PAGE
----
For Goodness Sake, Use Precautions!
Another email virus trashes the net. We’re surprised?

Wow. The internet is once again being crippled by a ho hum computer virus. And surprise, surprise–it spreads via the Microsoft Outlook address book and by people clicking on attachments without know what they are. Can we have a little more Hollywood formula tragedy, please?

C’mon people. It’s 2004. Face it: Outlook is a piece of non-security crap and has been since its inception seven years ago. It’s always been the biggest security hole in Windows (other than Internet Explorer), and its open-API address book has been used by just about every email virus to propagate far and wide. I know one company that lost about $400,000 due to two Outlook-spread viruses. They still use Outlook! What’s up with that?

Furthermore, if you know anyone who still clicks on attachments trustingly, please tell them to stop. It requires a driving test to get behind the wheel of a car. Perhaps we shouldn’t let people click a mouse without answering a multiple-choice test about some basic computer smarts.

Now Microsoft could take steps to protect us. They could stop allowing people to embed random programs in the middle of web pages and email messages. They could launch attachments in a “sandbox” where the attachment wouldn’t be allowed to muck with the rest of your system. They could even ship Windows with its security turned on instead of turned off, by default.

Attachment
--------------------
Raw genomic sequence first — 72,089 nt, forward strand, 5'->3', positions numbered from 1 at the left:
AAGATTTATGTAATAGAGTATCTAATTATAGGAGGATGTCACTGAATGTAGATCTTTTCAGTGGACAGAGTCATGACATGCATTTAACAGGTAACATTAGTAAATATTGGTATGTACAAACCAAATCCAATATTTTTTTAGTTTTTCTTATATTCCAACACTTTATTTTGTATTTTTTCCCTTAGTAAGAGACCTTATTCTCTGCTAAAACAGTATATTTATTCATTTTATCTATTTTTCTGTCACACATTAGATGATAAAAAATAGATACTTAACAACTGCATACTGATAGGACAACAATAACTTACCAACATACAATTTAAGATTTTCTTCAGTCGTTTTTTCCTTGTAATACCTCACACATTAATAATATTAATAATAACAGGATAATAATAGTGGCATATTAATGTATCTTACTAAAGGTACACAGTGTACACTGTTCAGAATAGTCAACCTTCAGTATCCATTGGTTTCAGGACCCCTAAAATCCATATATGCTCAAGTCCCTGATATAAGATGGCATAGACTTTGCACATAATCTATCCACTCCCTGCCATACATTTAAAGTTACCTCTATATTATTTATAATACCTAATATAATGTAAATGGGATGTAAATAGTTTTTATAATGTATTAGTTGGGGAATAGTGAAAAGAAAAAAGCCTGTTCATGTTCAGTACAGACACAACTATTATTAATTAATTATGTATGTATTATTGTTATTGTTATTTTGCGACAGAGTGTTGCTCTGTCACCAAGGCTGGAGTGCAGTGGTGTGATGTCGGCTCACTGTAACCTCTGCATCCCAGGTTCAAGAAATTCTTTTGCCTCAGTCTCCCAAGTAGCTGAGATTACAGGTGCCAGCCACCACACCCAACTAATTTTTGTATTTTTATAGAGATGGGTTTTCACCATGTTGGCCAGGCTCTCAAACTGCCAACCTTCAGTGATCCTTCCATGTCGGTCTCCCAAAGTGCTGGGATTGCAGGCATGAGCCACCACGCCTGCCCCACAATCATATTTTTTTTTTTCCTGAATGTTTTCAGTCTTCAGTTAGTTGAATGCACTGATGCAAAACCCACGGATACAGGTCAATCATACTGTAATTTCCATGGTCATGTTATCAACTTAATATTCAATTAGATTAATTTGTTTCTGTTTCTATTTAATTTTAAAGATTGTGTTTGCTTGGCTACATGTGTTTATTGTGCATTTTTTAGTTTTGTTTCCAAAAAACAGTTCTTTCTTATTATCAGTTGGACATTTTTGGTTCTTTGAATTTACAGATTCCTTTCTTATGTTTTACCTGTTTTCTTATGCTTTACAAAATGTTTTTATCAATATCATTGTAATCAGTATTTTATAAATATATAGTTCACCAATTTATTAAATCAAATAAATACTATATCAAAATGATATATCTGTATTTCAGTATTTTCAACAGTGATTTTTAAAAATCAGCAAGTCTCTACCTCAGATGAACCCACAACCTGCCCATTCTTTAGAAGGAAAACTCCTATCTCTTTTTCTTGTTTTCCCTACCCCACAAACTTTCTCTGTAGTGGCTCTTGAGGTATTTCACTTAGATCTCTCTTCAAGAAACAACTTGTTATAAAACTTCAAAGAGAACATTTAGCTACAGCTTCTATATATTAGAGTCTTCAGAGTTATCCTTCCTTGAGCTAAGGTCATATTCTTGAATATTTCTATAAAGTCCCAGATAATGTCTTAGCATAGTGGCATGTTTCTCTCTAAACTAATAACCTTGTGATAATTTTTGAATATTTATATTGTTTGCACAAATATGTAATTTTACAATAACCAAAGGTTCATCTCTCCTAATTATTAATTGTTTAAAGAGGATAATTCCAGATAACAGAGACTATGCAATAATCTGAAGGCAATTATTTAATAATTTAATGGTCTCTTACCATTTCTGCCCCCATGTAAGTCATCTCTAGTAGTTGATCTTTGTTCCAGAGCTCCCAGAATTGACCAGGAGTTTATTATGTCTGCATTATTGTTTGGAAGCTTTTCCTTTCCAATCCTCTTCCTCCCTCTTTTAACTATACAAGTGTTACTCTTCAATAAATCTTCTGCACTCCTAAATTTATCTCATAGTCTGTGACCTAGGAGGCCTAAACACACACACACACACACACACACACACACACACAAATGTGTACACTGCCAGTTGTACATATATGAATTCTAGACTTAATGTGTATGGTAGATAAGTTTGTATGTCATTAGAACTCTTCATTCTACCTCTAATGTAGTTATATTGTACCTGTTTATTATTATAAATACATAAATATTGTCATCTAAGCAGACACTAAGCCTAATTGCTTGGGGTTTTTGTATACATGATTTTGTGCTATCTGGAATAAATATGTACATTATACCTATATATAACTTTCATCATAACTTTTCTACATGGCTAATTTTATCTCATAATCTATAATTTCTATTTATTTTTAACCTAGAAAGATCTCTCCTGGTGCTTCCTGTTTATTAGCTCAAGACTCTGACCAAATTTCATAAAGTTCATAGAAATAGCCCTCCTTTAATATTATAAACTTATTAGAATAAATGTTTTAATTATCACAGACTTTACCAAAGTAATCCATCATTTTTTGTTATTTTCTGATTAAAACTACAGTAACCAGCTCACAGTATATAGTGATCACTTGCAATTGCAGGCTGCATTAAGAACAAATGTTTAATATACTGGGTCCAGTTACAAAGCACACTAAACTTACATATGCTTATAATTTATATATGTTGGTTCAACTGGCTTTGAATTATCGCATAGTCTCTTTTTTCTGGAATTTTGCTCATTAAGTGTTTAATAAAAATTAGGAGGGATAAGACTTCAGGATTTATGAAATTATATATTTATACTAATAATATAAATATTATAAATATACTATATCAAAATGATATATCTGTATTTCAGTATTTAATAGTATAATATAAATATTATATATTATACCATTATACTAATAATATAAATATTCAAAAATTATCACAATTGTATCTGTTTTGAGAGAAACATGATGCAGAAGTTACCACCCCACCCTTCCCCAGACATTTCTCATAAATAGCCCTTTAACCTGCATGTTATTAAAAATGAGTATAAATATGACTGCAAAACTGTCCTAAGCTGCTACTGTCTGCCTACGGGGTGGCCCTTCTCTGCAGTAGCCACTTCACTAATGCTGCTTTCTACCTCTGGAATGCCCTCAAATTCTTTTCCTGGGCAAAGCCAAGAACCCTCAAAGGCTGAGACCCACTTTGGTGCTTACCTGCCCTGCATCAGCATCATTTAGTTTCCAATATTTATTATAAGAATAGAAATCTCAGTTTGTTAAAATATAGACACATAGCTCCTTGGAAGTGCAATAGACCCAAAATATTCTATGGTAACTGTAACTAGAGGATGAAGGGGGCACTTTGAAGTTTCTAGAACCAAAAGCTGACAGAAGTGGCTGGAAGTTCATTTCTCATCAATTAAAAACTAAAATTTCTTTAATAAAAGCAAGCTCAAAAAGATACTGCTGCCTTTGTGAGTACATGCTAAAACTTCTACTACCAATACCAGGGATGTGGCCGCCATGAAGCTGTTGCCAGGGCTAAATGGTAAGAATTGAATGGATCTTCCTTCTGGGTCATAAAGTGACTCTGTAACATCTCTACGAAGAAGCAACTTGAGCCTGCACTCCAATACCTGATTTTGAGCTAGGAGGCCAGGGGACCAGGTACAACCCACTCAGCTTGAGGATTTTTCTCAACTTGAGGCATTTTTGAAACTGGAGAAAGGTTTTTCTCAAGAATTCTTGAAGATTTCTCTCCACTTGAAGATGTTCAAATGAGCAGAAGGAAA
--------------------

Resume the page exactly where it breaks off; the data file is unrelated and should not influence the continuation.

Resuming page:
But they don’t do this. I don’t know why not, but they don’t. So it’s up to us. Practice safe computing, my friends:

  • Never, ever use Outlook. Just don’t do it. Use Eudora or Opera for email. If you must use Outlook, at least don’t store your address book there.
  • Don’t open attachments unless you know what they are and are expecting the attachment.
  • If you’re a techie, check out “Tiny Personal Firewall,” which gives you the sandbox around your programs I mention above.
  • Don’t open attachments unless you know what they are and are expecting the attachment.
  • Use an outbound firewall (e.g. ZoneAlarm at www.zonelabs.com) so if something invades your system, you’ll know it when the something tries to dial back out to the net.
  • Did I mention? Don’t open attachments.
  • Back up your system regularly to something write-only. That means a CD-R, folks–something no virus can destroy. I recommend Retrospect Backup software set to do a daily incremental backup of your critical data files.

Above all, compute safely!

For goodness sake, use precautions!

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